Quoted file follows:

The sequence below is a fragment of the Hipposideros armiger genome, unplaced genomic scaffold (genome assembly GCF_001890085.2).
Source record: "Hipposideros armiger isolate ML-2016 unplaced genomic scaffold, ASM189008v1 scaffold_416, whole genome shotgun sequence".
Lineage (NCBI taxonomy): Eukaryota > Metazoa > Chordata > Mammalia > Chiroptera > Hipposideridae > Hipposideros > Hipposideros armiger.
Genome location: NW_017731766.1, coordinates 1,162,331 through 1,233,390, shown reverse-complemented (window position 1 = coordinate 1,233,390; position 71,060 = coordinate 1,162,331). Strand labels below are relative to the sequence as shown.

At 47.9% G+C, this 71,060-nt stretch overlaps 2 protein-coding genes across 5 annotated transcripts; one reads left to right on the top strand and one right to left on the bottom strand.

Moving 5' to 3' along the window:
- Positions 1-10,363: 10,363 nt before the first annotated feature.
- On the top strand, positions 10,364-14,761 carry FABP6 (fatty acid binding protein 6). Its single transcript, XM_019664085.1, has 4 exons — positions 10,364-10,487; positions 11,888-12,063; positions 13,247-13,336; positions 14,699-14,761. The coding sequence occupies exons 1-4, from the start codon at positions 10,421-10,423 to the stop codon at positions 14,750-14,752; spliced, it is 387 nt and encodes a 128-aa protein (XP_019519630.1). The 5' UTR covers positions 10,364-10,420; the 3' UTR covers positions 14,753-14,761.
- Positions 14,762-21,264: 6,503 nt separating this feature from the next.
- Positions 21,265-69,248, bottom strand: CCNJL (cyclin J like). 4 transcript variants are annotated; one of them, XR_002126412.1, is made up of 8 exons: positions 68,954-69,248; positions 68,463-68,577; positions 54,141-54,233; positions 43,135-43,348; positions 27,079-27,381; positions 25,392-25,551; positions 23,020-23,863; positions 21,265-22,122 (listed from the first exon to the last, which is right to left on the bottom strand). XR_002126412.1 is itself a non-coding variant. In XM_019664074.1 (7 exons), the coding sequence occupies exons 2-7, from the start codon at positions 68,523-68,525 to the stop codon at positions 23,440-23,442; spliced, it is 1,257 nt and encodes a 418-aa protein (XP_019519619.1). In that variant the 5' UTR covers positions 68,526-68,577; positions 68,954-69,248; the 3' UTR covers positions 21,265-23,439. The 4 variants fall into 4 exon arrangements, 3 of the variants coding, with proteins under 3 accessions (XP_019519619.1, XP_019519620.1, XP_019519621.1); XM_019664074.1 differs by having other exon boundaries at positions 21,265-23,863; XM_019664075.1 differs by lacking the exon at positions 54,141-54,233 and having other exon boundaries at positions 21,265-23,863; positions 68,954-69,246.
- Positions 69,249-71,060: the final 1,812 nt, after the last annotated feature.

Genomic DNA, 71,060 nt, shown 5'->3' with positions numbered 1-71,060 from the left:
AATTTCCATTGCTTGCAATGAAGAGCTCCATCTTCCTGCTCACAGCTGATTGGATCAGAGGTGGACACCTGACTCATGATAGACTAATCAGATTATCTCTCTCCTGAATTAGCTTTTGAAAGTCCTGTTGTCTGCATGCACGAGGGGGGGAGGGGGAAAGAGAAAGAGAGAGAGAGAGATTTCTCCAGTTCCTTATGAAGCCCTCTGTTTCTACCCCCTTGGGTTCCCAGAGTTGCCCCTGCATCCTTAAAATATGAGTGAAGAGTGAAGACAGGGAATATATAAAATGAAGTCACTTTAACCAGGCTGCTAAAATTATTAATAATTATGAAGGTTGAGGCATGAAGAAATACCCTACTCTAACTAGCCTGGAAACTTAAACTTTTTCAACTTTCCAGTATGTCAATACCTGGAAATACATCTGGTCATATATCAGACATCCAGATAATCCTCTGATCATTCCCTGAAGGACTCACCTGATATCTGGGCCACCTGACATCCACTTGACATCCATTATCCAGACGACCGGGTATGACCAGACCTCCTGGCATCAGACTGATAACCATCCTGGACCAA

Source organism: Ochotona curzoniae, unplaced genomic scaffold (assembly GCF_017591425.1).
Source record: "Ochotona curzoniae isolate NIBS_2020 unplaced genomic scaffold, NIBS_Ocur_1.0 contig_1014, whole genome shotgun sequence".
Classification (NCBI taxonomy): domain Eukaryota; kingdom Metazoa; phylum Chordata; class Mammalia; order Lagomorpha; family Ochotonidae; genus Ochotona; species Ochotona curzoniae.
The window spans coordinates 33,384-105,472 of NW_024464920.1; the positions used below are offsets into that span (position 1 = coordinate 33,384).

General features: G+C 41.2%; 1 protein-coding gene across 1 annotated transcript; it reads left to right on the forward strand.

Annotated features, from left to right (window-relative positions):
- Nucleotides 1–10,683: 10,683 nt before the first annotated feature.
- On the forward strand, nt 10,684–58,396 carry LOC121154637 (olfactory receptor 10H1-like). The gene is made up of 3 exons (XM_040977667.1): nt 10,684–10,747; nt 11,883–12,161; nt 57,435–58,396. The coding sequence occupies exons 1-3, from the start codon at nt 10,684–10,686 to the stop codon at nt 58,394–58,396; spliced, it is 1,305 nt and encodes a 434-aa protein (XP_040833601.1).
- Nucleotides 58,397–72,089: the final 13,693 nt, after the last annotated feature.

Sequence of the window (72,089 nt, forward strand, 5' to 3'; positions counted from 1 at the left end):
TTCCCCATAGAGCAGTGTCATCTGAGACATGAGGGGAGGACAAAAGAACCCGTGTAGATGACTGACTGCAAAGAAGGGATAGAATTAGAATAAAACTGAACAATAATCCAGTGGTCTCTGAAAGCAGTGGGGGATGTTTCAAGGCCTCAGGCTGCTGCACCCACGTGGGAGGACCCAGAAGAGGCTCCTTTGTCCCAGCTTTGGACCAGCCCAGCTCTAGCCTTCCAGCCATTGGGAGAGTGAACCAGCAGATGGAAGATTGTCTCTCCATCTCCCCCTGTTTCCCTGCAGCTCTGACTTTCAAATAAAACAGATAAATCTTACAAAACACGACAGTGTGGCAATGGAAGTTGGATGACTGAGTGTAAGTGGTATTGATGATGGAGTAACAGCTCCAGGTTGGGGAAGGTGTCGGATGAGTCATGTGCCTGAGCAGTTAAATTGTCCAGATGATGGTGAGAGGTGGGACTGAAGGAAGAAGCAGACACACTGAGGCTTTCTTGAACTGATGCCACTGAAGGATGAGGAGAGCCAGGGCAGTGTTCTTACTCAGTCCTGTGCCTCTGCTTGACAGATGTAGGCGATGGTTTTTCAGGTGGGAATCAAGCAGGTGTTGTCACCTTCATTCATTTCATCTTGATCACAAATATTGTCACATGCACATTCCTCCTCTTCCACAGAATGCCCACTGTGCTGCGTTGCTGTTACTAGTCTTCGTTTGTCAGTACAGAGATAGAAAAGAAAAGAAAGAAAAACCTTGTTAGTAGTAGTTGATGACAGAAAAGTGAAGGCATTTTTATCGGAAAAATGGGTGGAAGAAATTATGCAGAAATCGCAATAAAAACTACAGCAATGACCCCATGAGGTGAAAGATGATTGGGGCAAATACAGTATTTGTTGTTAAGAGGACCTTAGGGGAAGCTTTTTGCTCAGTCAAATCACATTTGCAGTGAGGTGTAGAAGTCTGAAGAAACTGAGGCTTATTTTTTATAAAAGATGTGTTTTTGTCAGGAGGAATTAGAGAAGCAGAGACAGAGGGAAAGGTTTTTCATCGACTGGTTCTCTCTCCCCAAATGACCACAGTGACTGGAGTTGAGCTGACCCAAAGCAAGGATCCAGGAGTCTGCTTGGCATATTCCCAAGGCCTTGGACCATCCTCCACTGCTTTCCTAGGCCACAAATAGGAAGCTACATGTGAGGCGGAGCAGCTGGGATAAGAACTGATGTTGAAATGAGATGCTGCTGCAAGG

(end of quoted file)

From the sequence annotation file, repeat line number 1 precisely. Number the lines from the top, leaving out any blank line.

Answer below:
The sequence below is a fragment of the Hipposideros armiger genome, unplaced genomic scaffold (genome assembly GCF_001890085.2).